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May 29, 2012 12:45 PM   Subscribe

What constitutes token versus semi-professional payment in the North American short fiction market? What's reasonable to expect? What are reasonable contractual expectations when signing away a piece for first publishing?

Any resources, information, and dire warnings would be appreciated. I want to make sure that I'm not making any mistakes I have to live with for the rest of my so called career.
posted by Stagger Lee to Writing & Language (5 answers total) 8 users marked this as a favorite
Best answer: "Token" payment usually means you receive a copy of the magazine. "Semi-professional payment" usually takes the form of a fixed pay rate (either per piece or per page). Professional payment is, well, more.

If you're just starting out, you probably want to begin by sending stuff to well reputed magazines that give token payments. Try magazines you personally read and magazines that are associated with universities. These magazines are usually not soliciting submissions and are more likely to publish fledgling writers. After you get a few of these publications under your belt your cover letter will get more attention. But if you want to shoot for the stars, well, that's another strategy.

Magazines usually want first printing rights, reprinting rights, and electronic rights. You can possibly negotiate.

I don't know if you use duotrope, but it allows you to search markets by payscale and is a great resource all around.
posted by munyeca at 1:15 PM on May 29, 2012 [3 favorites]

Best answer: Duotrope's glossary should be helpful:
Non-paying Does not pay in real-world money, but may offer copies. A 3,000-word story sale would result in US $0.
Token Payment Amounts to less than 1 US cent per word. Sometimes referred to as an honorarium. A 3,000-word story sale would result in US $29.99, at most.
Semi-Pro Amounts to payment between 1 US cent per word and 4.9 US cents per word. A 3,000-word story sale would result in as little as US $30 to as much as US $149.99.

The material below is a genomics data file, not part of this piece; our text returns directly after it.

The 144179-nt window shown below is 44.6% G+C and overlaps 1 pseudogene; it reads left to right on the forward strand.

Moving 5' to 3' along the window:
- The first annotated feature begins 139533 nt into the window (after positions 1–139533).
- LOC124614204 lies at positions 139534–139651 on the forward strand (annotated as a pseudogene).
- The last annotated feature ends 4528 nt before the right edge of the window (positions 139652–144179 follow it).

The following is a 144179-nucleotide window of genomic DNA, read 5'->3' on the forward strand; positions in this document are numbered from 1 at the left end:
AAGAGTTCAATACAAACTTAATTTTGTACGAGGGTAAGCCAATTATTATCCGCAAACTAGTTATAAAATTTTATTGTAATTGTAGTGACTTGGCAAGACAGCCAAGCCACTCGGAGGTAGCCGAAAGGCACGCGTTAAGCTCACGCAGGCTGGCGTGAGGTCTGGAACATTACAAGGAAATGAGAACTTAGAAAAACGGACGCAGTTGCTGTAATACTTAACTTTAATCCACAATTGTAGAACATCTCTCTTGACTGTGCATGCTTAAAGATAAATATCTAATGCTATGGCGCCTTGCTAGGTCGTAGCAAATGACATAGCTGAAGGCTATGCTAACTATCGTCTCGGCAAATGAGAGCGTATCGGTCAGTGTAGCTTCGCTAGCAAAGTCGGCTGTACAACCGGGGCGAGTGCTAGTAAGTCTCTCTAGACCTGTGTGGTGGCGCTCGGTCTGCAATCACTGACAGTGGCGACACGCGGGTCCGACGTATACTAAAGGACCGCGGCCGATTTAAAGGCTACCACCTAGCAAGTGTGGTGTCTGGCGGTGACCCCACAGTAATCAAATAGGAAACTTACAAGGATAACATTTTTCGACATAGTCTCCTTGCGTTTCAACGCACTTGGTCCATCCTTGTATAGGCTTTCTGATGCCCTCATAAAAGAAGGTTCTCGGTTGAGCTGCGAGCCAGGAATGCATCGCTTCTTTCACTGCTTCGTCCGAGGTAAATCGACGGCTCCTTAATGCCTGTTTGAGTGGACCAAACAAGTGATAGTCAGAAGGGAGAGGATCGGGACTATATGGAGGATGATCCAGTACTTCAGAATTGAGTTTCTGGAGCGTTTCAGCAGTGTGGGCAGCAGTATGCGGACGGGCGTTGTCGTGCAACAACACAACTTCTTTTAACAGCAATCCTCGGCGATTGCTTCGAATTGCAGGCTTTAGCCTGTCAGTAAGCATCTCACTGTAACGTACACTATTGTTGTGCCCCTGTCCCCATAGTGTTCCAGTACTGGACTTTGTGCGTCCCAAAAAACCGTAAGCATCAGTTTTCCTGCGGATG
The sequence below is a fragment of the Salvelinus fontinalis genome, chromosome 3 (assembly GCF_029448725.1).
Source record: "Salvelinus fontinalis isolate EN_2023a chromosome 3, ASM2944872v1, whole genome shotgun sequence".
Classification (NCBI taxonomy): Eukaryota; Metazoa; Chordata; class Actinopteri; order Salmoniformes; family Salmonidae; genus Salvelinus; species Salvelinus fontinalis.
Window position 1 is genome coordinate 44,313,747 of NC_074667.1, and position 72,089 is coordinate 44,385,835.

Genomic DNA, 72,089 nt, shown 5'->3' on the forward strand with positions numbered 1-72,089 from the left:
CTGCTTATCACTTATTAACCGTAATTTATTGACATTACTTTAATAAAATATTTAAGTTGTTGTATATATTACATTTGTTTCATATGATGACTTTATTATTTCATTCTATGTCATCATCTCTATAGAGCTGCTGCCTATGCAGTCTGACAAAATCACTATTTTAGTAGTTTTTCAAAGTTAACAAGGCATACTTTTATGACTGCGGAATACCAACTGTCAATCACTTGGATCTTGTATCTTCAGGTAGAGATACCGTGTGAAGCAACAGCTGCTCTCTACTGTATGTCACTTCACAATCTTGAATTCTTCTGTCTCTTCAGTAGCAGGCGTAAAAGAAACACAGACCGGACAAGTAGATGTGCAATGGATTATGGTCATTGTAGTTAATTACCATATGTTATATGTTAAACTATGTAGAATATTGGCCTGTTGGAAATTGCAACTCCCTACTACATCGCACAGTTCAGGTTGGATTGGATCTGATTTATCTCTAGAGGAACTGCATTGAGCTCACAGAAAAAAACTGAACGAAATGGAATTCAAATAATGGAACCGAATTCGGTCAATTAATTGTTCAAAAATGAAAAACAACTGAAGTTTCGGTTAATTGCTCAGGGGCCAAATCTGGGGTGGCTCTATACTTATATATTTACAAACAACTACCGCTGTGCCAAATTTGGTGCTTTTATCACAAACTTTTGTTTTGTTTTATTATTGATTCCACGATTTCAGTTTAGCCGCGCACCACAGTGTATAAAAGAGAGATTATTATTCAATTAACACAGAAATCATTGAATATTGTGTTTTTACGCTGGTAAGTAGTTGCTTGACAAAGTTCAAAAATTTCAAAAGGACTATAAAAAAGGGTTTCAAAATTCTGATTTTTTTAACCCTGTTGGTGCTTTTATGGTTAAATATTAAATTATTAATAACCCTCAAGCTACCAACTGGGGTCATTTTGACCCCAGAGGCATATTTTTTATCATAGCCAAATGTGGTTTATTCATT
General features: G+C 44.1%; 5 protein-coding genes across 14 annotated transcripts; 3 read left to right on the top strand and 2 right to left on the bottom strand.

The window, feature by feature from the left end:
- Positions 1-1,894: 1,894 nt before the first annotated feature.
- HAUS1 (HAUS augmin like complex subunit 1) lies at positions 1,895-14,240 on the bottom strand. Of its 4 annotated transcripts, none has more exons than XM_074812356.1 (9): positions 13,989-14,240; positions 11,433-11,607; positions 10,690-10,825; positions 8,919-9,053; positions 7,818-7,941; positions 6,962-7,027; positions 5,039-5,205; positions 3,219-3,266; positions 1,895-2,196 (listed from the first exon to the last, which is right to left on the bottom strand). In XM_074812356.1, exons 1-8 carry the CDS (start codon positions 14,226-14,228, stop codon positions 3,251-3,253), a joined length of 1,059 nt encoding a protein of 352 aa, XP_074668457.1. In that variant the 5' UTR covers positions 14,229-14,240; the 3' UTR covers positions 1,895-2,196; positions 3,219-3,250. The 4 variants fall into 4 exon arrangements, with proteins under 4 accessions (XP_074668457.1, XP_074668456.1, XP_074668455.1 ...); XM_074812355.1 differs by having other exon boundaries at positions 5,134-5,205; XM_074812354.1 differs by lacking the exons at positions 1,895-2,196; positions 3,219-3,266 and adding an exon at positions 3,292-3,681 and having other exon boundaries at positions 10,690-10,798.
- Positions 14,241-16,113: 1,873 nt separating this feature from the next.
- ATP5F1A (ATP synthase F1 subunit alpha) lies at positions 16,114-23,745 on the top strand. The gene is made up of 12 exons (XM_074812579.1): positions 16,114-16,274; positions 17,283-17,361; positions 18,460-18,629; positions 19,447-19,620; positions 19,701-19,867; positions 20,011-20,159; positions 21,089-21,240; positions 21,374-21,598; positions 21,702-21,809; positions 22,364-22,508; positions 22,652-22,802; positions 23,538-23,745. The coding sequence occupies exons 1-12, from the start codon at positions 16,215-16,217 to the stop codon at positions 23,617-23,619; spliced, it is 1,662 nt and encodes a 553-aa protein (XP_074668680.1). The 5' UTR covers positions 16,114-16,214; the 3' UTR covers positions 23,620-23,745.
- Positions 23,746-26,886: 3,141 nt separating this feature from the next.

Professional Amounts to payment from 5 US cents per word and up. A 3,000-word story sale would result in anything from US $150, all the way up to the thousands. Note that some writers' associations may define "professional" differently. (Some writers' associations require a certain number of "professional" sales before a writer can join. The term professional does not imply that the writer lives solely off income from writing.)
Plus Royalties Pays royalties based on sales, in addition to any other payment offered.
Payment isn't everything, however. There are high prestige markets (Lady Churchill's Rosebud Wristlet is one) that pay very little. You should always start with markets with either high payment or high prestige and work your way down when submitting.
posted by PhoBWanKenobi at 1:51 PM on May 29, 2012 [2 favorites]

Oh, and here's why you start high: you never know who will want your work. There might be only a slimmer chance of the New Yorker accepting your story, but there's still a chance, and promarkets sometimes do take unpublishers authors, even if it's rare. If you start at the bottom and work up, you might lock yourself in to less prestigious markets. Basically, if you want to be a pro, treat yourself like one. Aim high, and let the markets do the rejecting for you.
posted by PhoBWanKenobi at 2:04 PM on May 29, 2012

Response by poster: Thanks for the information. I'm specifically interested in rights, contractual obligations and payment right now, I've mostly figured out how to shop the market, and am weighing offers. I appreciate the bonus advice all the same though, and I'm sure it'll be helpful to other people as well. All great advice.

I've actually found Writer's Market to work well alongside Duotrope, no big shock there though.
posted by Stagger Lee at 7:36 AM on May 30, 2012

Legit publishers will usually want first North American serial rights. They might also want reprint rights for certain situations (an anthology of stories published by their authors). Payment is usually on publication.

Honestly, though, a lot of this information rides on the legitimacy of the publisher in question. Feel free to shoot me a MeMail and I'll share any information I might have.
posted by PhoBWanKenobi at 7:47 AM on May 30, 2012

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